Learner styles

Teacher / learner learning styles

If every teacher who participates in staff development – or life itself – can be considered a learner, then the following must also apply to teachers:

Gardner’s theory of multiple intelligences (1998):

In my own “theory of multiple intelligences,” I argue that human beings have evolved to be able to carry out at least seven separate forms of analysis:

  • Linguistic intelligence (as in a poet);
  • Logical-mathematical intelligence (as in a scientist);
  • Musical intelligence (as in a composer);
  • Spatial intelligence (as in a sculptor or airplane pilot);
  • Bodily kinesthetic intelligence (as in an athlete or dancer);
  • Interpersonal intelligence (as in a salesman or teacher);
  • Intrapersonal intelligence (exhibited by individuals with accurate views of themselves).

Adult learning styles (Anonymous, 1996):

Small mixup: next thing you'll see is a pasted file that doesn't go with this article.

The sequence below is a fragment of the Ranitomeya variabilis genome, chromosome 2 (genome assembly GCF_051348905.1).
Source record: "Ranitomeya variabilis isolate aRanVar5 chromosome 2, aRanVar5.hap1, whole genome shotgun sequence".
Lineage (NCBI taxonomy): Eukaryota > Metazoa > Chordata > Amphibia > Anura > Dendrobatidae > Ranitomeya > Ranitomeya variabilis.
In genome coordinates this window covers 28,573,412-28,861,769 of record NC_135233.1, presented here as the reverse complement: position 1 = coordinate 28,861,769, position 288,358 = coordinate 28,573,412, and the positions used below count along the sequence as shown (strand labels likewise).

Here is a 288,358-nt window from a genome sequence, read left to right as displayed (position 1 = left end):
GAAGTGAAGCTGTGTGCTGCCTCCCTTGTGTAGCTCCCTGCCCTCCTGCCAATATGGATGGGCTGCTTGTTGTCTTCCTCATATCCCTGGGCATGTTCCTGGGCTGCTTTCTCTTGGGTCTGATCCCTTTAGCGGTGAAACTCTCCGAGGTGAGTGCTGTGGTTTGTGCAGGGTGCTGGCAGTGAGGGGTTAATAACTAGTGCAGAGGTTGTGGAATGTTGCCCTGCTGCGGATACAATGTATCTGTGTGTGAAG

• adults are autonomous and self-directed
  • adults are goal oriented
  • adults are relevancy oriented (problem centered)–they need to know why they are learning something
  • adults are practical and problem-solvers
  • adults have accumulated life experiences

Kolb’s learning styles:

  • concrete experience: being involved in a new experience
  • reflective observation: watching others or developing observations about own experience
  • abstract conceptualization: creating theories to explain observations
  • active experimentation: using theories to solve problems, make decisions

Willis and Kindle Hodson –  Learning Style Disposition:

  • Performs
  • Produces
  • Invents
  • Relates/Inspires
  • Thinks/Creates

About.com’s Learning Styles page


Anonymous. (1996). Adult Learning Styles. Graduate School of Library and Information Science at the University of Western Ontario. Available: http://www.cyg.net/~jblackmo/diglib/styl-c.html#Adult Learning Styles

Gardner, H. (1998). Intelligence in seven steps. In Dickinson, D. (ed.) Creating the Future: Perspectives on Educational Change. New Horizons for Learning. Available:  http://www.newhorizons.org/crfut_gardner.html [6/2/01].

Kolb, David A. (1976). Learning Styles Inventory. McBer and Company.

Schroeder, Charles C. (1993). New Students – New Learning Styles. Available:
http://www.virtualschool.edu/mon/Academia/KierseyLearningStyles.html [6/2/01].

Willis, M., and Kindle Hodson, V. (1999). Discover your child’s learning style. Prima Publishing.


Lonnie Chu, MA         last updated 7/26/01